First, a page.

I do the same with Sabrina, who is drinking water, and wishes it was wine, instead. Having your characters doing something, is fine, but while something very important is being discussed, you don't want to put too much detail into what they're doing. That can make a reader loose interest, and take away the importance of what is being said. So, beats are alright, as long as you don't do it after every bit of dialogue. You want a balance.

Also you might note that no where in that above scene do I have a “he said/she said”. Why? I'm not really sure why this one example I chose didn't. But you will also note in some places I have no speaker attributes at all. You don't need to tell the reader who is speaking every time if there are only two people in the room. After the first few times this should be enough. But you also need to put some beats in, just to break up a string of dialogue. Unless you're trying to go for intensity in what is being said, of course. One writer I can think of who is very good at dialogue is Dean Koontz. He's an excellent writer, and I think anyone who picks up any of his books will see the man has the English language down so well, he could teach it. He's entertaining as well as well-learned, as he researches everything he writes about, and has written about a vast number of things in his writings. He is what is called a suspense/thriller writer.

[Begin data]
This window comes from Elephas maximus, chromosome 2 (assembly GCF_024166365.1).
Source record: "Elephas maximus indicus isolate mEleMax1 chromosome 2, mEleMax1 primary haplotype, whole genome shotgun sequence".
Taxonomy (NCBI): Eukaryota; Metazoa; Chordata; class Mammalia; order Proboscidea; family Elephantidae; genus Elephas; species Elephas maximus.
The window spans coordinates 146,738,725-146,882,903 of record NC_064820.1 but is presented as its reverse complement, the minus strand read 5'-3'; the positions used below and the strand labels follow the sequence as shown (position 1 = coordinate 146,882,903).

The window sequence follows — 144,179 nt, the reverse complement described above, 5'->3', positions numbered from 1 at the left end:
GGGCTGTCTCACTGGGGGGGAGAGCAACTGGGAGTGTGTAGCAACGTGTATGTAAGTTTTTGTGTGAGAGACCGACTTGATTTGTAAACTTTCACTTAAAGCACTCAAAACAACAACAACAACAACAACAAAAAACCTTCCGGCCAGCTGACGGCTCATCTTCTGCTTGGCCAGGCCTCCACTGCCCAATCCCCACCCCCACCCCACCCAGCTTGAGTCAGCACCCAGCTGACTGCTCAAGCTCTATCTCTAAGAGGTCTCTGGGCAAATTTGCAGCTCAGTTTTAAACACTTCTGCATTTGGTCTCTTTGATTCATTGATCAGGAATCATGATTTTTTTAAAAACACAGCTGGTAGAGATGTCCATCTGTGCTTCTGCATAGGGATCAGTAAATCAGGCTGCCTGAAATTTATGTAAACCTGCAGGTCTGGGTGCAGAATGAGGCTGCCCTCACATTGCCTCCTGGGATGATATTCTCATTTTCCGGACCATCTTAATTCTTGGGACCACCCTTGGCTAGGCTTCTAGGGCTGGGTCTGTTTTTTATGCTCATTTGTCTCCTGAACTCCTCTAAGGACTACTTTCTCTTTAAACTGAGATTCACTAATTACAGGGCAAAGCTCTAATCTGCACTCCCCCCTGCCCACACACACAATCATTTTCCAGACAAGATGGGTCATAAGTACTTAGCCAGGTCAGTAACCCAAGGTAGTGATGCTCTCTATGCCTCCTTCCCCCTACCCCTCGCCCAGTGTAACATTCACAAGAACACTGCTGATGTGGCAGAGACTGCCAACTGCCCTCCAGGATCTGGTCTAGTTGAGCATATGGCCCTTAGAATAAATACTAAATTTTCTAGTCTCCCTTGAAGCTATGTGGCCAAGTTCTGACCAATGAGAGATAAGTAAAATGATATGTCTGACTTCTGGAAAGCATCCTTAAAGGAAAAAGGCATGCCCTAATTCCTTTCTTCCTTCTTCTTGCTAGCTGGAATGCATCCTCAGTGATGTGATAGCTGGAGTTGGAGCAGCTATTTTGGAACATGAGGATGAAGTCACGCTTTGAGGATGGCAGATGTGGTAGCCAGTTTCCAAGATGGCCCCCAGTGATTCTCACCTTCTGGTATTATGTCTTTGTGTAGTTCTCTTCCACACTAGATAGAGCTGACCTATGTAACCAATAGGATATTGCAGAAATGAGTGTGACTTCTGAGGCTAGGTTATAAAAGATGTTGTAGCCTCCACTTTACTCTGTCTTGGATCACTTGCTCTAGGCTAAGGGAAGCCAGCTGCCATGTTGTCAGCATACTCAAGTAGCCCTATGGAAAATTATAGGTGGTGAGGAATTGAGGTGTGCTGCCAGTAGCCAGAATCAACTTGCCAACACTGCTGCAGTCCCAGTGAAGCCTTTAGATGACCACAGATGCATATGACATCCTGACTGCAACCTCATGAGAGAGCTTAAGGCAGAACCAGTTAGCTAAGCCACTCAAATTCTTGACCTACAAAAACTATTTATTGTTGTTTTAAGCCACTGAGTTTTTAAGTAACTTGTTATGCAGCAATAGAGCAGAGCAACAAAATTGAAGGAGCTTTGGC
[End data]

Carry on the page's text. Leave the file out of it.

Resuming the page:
One thing to remember as a writer, your characters are not in a blank room with nothing in it. There are plenty of “props” one can use to help make the characters in your novel feel real. You don't want to use too many, and in some cases, if you're cleaver, and can use it, the props can be somewhat suggestive toward what is going on, or what the other person might be thinking about instead of what is being said.

Let me take out the props in the text above and see how it sounds:
“I spoke to Nicolas,” Tremayne said.

“Yes?” I said.

“They finished questioning the woman. Her name was Solange, just as you'd said.

She's from L.A., and, as you so brilliantly detected with your powers, is a shiftchanger. She changed into a cat to gain entrance into the garage.”

“What about the bag?”